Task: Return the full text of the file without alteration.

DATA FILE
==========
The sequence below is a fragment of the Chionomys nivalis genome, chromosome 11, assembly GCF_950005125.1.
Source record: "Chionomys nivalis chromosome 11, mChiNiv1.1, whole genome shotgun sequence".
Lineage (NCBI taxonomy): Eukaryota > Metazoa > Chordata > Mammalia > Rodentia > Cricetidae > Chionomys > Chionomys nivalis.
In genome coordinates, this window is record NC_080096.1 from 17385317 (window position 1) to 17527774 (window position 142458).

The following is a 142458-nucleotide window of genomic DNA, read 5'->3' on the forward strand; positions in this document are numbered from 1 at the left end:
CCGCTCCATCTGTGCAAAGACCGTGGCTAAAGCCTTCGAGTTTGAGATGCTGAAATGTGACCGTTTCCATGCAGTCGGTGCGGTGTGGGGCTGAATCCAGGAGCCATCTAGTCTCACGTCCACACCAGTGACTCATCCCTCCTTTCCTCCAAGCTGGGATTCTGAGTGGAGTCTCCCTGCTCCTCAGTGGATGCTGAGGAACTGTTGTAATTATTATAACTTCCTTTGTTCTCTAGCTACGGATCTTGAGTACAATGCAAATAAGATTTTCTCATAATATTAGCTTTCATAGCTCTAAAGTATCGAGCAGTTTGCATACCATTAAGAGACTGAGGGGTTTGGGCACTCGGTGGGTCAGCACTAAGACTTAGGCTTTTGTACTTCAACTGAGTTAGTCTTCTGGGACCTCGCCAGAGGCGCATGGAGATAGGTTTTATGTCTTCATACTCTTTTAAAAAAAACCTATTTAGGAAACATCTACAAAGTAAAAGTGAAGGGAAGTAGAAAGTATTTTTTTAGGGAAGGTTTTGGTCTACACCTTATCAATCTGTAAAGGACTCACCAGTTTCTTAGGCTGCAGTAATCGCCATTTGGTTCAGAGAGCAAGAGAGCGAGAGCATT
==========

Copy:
The sequence below is a fragment of the Chionomys nivalis genome, chromosome 11, assembly GCF_950005125.1.
Source record: "Chionomys nivalis chromosome 11, mChiNiv1.1, whole genome shotgun sequence".
Lineage (NCBI taxonomy): Eukaryota > Metazoa > Chordata > Mammalia > Rodentia > Cricetidae > Chionomys > Chionomys nivalis.
In genome coordinates, this window is record NC_080096.1 from 17385317 (window position 1) to 17527774 (window position 142458).

The following is a 142458-nucleotide window of genomic DNA, read 5'->3' on the forward strand; positions in this document are numbered from 1 at the left end:
CCGCTCCATCTGTGCAAAGACCGTGGCTAAAGCCTTCGAGTTTGAGATGCTGAAATGTGACCGTTTCCATGCAGTCGGTGCGGTGTGGGGCTGAATCCAGGAGCCATCTAGTCTCACGTCCACACCAGTGACTCATCCCTCCTTTCCTCCAAGCTGGGATTCTGAGTGGAGTCTCCCTGCTCCTCAGTGGATGCTGAGGAACTGTTGTAATTATTATAACTTCCTTTGTTCTCTAGCTACGGATCTTGAGTACAATGCAAATAAGATTTTCTCATAATATTAGCTTTCATAGCTCTAAAGTATCGAGCAGTTTGCATACCATTAAGAGACTGAGGGGTTTGGGCACTCGGTGGGTCAGCACTAAGACTTAGGCTTTTGTACTTCAACTGAGTTAGTCTTCTGGGACCTCGCCAGAGGCGCATGGAGATAGGTTTTATGTCTTCATACTCTTTTAAAAAAAACCTATTTAGGAAACATCTACAAAGTAAAAGTGAAGGGAAGTAGAAAGTATTTTTTTAGGGAAGGTTTTGGTCTACACCTTATCAATCTGTAAAGGACTCACCAGTTTCTTAGGCTGCAGTAATCGCCATTTGGTTCAGAGAGCAAGAGAGCGAGAGCATT